Heathrow subsidy gamble fails
IT HAS always been hard to see the logic of the Heathrow subsidy. Now that its predictably short lifespan is coming to an end it is harder still.
Who has benefited from spending more than a million pounds on the service? Flybe, of course, much good that it has done them.
And over the course of 2019, more than 11,000 passengers have seen a substantial part of their ticket price paid by the States of Guernsey.
It is difficult to be sure but perhaps some finance houses have benefited from enticing international clients across to the island with the promise of an easy Heathrow connection.
The biggest loser is easier to identify. The taxpayer lost not only by spending heavily to entice Flybe to open the route but by increasing Aurigny’s already unacceptable losses.
And to what end? Economic Development might see the route as ‘well-established’ but the slots will now go to a higher bidder and the route will disappear.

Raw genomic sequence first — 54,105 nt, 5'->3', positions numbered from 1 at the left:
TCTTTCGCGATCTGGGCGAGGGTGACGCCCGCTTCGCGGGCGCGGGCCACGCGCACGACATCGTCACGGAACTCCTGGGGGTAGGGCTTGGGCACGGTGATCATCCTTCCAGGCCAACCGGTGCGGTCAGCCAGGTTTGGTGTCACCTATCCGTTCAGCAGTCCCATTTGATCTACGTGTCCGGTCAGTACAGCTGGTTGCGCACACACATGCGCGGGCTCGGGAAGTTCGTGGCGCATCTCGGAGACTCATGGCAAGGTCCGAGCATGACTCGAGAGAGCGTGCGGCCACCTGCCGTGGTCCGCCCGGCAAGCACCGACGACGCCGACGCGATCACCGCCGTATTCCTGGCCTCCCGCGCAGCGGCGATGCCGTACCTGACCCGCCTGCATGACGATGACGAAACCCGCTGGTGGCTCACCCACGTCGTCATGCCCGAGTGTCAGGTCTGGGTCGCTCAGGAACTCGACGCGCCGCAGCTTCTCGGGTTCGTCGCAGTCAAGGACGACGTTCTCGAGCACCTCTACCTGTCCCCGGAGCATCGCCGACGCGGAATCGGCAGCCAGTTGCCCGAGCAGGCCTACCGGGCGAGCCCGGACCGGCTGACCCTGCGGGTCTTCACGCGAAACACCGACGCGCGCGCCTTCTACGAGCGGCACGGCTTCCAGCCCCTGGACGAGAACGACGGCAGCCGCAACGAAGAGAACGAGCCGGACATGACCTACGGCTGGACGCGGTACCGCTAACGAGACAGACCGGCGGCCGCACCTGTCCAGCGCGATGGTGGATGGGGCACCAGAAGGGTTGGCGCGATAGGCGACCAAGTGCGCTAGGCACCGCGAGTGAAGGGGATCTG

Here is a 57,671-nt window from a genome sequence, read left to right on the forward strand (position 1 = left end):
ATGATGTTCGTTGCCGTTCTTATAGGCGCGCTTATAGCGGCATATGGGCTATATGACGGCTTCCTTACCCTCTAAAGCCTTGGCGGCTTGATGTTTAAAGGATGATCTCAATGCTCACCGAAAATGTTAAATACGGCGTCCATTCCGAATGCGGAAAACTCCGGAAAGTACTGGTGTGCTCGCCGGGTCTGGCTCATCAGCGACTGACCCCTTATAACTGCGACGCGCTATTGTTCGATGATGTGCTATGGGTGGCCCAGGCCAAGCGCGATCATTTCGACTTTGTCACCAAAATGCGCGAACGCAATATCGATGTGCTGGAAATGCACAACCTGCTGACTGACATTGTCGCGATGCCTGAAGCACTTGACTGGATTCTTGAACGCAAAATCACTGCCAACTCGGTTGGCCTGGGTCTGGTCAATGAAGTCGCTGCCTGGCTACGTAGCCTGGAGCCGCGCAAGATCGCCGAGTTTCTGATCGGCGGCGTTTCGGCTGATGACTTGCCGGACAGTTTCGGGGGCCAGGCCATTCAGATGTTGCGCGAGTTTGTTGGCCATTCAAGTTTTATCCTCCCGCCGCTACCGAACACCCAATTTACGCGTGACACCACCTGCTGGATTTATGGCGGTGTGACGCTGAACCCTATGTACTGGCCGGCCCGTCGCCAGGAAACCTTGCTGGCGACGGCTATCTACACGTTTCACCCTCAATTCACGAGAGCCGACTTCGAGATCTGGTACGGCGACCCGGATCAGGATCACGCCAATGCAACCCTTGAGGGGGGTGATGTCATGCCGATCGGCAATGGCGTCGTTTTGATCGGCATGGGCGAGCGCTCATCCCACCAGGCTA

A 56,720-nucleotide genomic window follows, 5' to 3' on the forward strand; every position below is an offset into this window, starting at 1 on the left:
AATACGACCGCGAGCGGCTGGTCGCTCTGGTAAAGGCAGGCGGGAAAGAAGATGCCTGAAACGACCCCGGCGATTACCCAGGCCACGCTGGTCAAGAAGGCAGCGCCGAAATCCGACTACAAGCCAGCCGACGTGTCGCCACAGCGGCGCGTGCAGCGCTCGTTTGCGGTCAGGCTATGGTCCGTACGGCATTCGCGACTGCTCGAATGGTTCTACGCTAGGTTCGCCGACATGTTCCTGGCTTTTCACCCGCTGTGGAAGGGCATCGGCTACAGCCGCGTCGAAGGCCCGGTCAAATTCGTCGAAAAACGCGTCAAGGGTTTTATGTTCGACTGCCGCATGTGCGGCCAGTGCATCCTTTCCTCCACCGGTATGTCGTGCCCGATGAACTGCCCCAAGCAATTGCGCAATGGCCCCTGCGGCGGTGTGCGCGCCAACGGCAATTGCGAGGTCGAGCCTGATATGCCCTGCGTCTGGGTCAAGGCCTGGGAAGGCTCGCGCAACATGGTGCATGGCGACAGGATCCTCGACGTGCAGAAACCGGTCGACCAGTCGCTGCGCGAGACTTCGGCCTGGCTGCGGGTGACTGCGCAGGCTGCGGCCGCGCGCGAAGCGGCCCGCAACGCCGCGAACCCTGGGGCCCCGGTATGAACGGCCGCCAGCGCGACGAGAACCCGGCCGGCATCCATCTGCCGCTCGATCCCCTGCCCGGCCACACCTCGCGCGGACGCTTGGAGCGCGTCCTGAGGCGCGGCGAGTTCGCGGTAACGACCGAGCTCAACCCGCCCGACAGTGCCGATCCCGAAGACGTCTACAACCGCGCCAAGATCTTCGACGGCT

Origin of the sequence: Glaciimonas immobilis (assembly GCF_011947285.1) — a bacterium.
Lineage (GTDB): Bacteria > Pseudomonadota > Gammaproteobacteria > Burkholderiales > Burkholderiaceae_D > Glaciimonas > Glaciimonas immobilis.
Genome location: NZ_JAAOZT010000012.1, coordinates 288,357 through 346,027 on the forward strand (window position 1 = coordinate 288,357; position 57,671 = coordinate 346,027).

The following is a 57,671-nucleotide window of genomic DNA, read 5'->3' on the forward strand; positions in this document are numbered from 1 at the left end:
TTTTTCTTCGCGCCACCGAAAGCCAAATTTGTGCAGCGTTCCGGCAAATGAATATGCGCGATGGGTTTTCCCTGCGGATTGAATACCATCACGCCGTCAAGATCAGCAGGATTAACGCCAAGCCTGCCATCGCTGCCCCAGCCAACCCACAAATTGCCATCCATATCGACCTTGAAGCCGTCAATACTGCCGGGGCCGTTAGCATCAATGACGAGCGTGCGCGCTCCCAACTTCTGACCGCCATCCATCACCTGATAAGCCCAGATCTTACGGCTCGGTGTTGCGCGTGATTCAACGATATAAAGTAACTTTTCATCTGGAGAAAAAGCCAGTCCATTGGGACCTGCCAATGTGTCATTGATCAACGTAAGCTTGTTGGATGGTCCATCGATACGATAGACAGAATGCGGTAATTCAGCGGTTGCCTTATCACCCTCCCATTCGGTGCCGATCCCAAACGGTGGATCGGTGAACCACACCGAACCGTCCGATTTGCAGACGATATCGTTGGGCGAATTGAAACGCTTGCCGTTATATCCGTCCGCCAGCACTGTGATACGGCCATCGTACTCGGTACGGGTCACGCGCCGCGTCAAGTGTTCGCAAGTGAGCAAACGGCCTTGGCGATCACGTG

Unless another airline has a spare slot or two opening up in the next few months it is clear that the ambition to establish Heathrow as a long-term alternative to Gatwick has failed and Economic Development’s gamble has been lost.
Passengers who were hoping to fly to Heathrow will now have to change their plans. The island’s already shaky reputation for reliable air travel will take another hit.
Coupled with the open-today-gone-tomorrow lottery of the quasi open skies policy, with its trumpet fanfare of new routes all too quickly followed by their closure, there is little assurance for passengers about which routes, which times and which airline to rely on when planning months in advance.
The closure of the Heathrow route, coupled with London Southend and Liverpool, will quickly undercut the much-vaunted 6% annual gains in passenger numbers and shows that, even for fans of open skies, it is not a panacea.
The problems with air travel remain as deep-seated and frustrating as they were at the end of the last Assembly’s term of office.
A more professional approach is required with industry experts to the fore in place of politicians who have had their chance and little to show for it.